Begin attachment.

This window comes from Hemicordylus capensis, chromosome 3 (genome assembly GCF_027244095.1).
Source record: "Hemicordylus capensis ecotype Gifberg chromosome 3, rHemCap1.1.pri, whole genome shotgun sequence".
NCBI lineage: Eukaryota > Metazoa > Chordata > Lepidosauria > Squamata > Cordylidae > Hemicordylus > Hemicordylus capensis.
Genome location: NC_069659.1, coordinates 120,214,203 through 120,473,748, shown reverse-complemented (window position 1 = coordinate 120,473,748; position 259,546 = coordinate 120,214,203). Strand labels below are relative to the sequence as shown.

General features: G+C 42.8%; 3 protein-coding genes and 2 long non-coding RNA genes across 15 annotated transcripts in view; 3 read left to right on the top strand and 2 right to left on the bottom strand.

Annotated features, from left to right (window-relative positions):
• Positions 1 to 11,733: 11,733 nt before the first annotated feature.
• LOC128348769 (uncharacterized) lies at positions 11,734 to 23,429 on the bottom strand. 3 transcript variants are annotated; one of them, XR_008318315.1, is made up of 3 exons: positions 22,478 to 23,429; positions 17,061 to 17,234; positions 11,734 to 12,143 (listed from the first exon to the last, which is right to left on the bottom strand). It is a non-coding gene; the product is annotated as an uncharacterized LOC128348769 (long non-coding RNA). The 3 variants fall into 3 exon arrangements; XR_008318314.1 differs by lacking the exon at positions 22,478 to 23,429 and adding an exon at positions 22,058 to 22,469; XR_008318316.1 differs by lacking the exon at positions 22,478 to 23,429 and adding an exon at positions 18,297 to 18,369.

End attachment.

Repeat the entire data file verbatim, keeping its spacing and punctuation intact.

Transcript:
This window comes from Hemicordylus capensis, chromosome 3 (genome assembly GCF_027244095.1).
Source record: "Hemicordylus capensis ecotype Gifberg chromosome 3, rHemCap1.1.pri, whole genome shotgun sequence".
NCBI lineage: Eukaryota > Metazoa > Chordata > Lepidosauria > Squamata > Cordylidae > Hemicordylus > Hemicordylus capensis.
Genome location: NC_069659.1, coordinates 120,214,203 through 120,473,748, shown reverse-complemented (window position 1 = coordinate 120,473,748; position 259,546 = coordinate 120,214,203). Strand labels below are relative to the sequence as shown.

General features: G+C 42.8%; 3 protein-coding genes and 2 long non-coding RNA genes across 15 annotated transcripts in view; 3 read left to right on the top strand and 2 right to left on the bottom strand.

Annotated features, from left to right (window-relative positions):
• Positions 1 to 11,733: 11,733 nt before the first annotated feature.
• LOC128348769 (uncharacterized) lies at positions 11,734 to 23,429 on the bottom strand. 3 transcript variants are annotated; one of them, XR_008318315.1, is made up of 3 exons: positions 22,478 to 23,429; positions 17,061 to 17,234; positions 11,734 to 12,143 (listed from the first exon to the last, which is right to left on the bottom strand). It is a non-coding gene; the product is annotated as an uncharacterized LOC128348769 (long non-coding RNA). The 3 variants fall into 3 exon arrangements; XR_008318314.1 differs by lacking the exon at positions 22,478 to 23,429 and adding an exon at positions 22,058 to 22,469; XR_008318316.1 differs by lacking the exon at positions 22,478 to 23,429 and adding an exon at positions 18,297 to 18,369.